The Soundtrack


By • Nov 22nd, 2002 •

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Music composed by David Arnold
Conducted by David Arnold, Nicholas Dodd.
Theme song composed by Madonna Ritchie, Mirwais Ahmadzai. Performed by Madonna

Enhanced CD with CD Rom features:
Madonna’s Die Another Day Music Video
The Making of the Video Segment
Bond Bonus Extras
Women of Bond Gallery
Bond Movie Poster Gallery
The James Bond Theme (Bond vs Oakenfield) Music Video
And more – Features play on most computers

James Bond is Back – for the 20th (official) time in 40 years, and suitably acknowledging it’s legacy, the film features many in-jokes and homages to it’s history – Q’s stockroom of old gadgets from previous movies; Bond gets yet another gadget-ridden Aston Martin; Halle Berry’s Ursula Andress style exit from the ocean (and appropriately (if you’re a Brit) it’s at this point that Bond holds a book entitled ‘Birds of the West Indies’, a book originally to be found on Bond creator Ian Fleming’s coffee table at his Jamaican villa (called ‘Goldeneye’) and very inspirational for the name of his character – the author’s name was James Bond), and there are more.

The score is no exception.

The famous guitar twanging James Bond theme is prevalent in more or less its original form. The chords from On Her Majesty’s Secret Service form the opening and later segments of ‘Wipeout’ and appear again in the following track ‘Iced Inc.’, and the intro from ‘Going Down Together’ (only in a Bond film…) is lifted straight from ‘Mountains and Sunsets’ (You Only Live Twice). The rest of the music is simply a rerun of Arnold’s scores for his two other Bond efforts, loud, pounding, aggressive stuff with the Bond theme thrown in every now and then. Exciting and pulse-racing it may be, but it has no soul.

I think the problem lies in the current trend of getting one person to write the score and another bankable artist to come up with a theme. Veteran Bond composer John Barry composed both, from the earliest days of Goldfinger right through to The Living Daylights, working with artistes as varied as Shirley Bassey, Tom Jones, Nancy Sinatra, Louis Armstrong, Lulu, Rita Coolidge, Duran Duran, and A-Ha. They may have got the chance to perform the title song (which was usually an aspiration in itself) but Barry would write it. Subsequently the main theme would crop up in varying forms throughout the movie, so, if you listen to one of Barry’s Bond soundtracks, you almost immediately know which film it’s from. With Arnold’s you just know it’s a Bond film. I think Arnold did try with Tomorrow Never Dies, his first Bond score, and which had a closing song performed by K. D. Lang, strangely titled (retitled?) ‘Surrender’, whereas the chorus predominantly features the words of the title. The same melody is also featured in the track ‘White Knight’ which accompanies the pre-credit sequence of the movie. It was co-written by Arnold with lyrics by Don Black, John Barry’s old Bond lyricist, and I believe that this was intended to be the main title song. However, obviously the powers that be didn’t like it and an alternative theme song ‘Tomorrow Never Dies’, performed and co-written by Sheryl Crow was chosen to introduce the film. I think this is where the rot set in. Arnold’s song obviously wasn’t a complete turkey and was relegated to the back end of the movie making this the only Bond film with two theme songs on the soundtrack.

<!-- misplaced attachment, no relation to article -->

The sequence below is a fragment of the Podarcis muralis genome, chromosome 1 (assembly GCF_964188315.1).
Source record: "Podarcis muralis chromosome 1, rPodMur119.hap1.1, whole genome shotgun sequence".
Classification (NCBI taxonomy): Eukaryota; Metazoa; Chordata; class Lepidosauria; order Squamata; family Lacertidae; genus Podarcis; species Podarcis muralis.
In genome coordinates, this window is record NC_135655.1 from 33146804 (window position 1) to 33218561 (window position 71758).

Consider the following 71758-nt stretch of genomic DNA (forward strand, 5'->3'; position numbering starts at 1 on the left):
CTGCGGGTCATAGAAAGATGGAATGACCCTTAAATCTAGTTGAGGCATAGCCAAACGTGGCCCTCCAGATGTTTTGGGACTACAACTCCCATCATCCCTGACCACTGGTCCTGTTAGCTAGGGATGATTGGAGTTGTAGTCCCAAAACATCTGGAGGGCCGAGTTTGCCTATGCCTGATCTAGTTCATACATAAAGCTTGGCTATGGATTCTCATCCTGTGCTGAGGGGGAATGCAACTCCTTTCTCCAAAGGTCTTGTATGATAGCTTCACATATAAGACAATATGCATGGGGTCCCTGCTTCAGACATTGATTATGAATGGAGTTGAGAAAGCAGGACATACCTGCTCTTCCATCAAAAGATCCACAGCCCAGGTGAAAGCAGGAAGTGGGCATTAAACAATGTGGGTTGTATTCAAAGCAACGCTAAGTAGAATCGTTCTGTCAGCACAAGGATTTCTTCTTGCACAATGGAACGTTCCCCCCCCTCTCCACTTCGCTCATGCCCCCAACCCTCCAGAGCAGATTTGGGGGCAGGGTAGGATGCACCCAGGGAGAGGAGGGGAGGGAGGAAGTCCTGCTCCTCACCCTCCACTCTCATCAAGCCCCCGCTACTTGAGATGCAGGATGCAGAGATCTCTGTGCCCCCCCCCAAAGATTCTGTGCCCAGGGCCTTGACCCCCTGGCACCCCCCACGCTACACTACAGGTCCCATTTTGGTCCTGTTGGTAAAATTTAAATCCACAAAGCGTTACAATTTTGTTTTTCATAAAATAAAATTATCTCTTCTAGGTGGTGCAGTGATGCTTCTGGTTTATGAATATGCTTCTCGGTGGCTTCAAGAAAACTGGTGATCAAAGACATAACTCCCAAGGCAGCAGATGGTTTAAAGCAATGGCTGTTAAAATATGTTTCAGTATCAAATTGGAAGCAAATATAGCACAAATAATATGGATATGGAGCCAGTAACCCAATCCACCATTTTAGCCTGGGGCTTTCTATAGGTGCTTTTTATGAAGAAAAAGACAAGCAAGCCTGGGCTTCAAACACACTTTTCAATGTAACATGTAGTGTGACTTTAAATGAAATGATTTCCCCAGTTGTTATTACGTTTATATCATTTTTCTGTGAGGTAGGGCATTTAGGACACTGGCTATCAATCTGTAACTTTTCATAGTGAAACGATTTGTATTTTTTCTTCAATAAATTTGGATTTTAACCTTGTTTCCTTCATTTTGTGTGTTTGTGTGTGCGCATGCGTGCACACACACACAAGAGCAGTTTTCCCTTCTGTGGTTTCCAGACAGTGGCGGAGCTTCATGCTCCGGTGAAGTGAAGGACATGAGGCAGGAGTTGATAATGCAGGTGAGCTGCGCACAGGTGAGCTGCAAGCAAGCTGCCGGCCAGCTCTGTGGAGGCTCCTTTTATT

I have to say how brilliant it was to hear those brassy Barryesque themes in Tomorrow Never Dies, thinking ‘THIS is what a Bond film should sound like!’ but now they’ve just become repetitive and formulaic, which Barry never was. He could retain the musical Bond identity yet still come up with unique and individual scores.

Another, and I think shameless, thing: Monty Norman is always duly credited for writing the James Bond theme (as they are probably legally obliged so to do) but Arnold blatantly uses John Barry’s arrangements, his style, his very essence, yet Barry’s name isn’t mentioned on any of Arnold’s Bond albums. Come on David – credit where it’s due.

The Die Another Day release panders, like the film, a little too much to Madonna for my liking (I hated the theme song), but if you’re an ardent fan of both her and Bond I suppose it’s worth the money.

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